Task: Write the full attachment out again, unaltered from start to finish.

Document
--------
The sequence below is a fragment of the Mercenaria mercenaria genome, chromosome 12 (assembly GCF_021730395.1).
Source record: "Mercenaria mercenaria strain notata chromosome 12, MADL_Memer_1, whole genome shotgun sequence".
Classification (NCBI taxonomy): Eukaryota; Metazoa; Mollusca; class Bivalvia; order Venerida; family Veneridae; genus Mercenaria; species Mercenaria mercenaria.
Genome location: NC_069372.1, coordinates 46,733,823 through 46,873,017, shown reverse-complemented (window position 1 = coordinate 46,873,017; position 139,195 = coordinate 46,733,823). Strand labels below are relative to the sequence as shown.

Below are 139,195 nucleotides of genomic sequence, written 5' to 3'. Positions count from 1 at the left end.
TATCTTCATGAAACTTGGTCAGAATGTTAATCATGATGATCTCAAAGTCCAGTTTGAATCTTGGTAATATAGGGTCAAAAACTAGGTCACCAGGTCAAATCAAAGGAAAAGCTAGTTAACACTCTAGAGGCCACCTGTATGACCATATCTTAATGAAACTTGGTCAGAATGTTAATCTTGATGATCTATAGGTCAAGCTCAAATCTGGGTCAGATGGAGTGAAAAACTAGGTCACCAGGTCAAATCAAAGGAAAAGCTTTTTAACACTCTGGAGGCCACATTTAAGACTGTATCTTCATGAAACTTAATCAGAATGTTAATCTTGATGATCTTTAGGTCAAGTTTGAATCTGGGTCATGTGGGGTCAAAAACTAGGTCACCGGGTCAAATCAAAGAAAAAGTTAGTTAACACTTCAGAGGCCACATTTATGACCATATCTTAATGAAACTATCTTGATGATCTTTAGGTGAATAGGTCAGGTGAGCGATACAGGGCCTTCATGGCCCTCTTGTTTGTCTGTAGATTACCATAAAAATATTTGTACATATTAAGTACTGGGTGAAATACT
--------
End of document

The sequence below is a fragment of the Mercenaria mercenaria genome, chromosome 12 (assembly GCF_021730395.1).
Source record: "Mercenaria mercenaria strain notata chromosome 12, MADL_Memer_1, whole genome shotgun sequence".
Classification (NCBI taxonomy): Eukaryota; Metazoa; Mollusca; class Bivalvia; order Venerida; family Veneridae; genus Mercenaria; species Mercenaria mercenaria.
Genome location: NC_069372.1, coordinates 46,733,823 through 46,873,017, shown reverse-complemented (window position 1 = coordinate 46,873,017; position 139,195 = coordinate 46,733,823). Strand labels below are relative to the sequence as shown.

Below are 139,195 nucleotides of genomic sequence, written 5' to 3'. Positions count from 1 at the left end.
TATCTTCATGAAACTTGGTCAGAATGTTAATCATGATGATCTCAAAGTCCAGTTTGAATCTTGGTAATATAGGGTCAAAAACTAGGTCACCAGGTCAAATCAAAGGAAAAGCTAGTTAACACTCTAGAGGCCACCTGTATGACCATATCTTAATGAAACTTGGTCAGAATGTTAATCTTGATGATCTATAGGTCAAGCTCAAATCTGGGTCAGATGGAGTGAAAAACTAGGTCACCAGGTCAAATCAAAGGAAAAGCTTTTTAACACTCTGGAGGCCACATTTAAGACTGTATCTTCATGAAACTTAATCAGAATGTTAATCTTGATGATCTTTAGGTCAAGTTTGAATCTGGGTCATGTGGGGTCAAAAACTAGGTCACCGGGTCAAATCAAAGAAAAAGTTAGTTAACACTTCAGAGGCCACATTTATGACCATATCTTAATGAAACTATCTTGATGATCTTTAGGTGAATAGGTCAGGTGAGCGATACAGGGCCTTCATGGCCCTCTTGTTTGTCTGTAGATTACCATAAAAATATTTGTACATATTAAGTACTGGGTGAAATACT